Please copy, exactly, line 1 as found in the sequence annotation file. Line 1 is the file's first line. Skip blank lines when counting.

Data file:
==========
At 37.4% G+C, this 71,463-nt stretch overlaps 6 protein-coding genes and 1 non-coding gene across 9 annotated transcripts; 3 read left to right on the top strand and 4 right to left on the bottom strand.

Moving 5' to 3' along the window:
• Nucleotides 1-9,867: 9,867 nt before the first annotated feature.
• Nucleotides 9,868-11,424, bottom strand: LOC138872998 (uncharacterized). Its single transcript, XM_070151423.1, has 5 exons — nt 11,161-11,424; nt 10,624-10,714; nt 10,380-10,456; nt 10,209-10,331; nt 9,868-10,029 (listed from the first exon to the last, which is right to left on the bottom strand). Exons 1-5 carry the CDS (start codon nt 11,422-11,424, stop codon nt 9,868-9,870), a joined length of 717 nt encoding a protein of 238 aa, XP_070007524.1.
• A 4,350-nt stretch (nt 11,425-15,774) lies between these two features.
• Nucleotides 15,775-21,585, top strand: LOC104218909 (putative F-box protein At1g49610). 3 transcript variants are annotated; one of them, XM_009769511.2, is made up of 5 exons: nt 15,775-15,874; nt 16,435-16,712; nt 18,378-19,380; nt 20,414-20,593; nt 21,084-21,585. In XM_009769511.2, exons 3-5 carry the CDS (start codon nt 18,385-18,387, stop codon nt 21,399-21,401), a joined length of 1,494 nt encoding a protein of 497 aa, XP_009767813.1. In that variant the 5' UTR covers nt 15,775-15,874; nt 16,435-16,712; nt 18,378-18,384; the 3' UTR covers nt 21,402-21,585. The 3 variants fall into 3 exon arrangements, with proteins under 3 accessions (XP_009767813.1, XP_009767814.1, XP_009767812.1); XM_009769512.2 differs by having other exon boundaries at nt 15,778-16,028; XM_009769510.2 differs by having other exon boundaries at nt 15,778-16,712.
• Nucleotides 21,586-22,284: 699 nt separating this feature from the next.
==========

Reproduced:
At 37.4% G+C, this 71,463-nt stretch overlaps 6 protein-coding genes and 1 non-coding gene across 9 annotated transcripts; 3 read left to right on the top strand and 4 right to left on the bottom strand.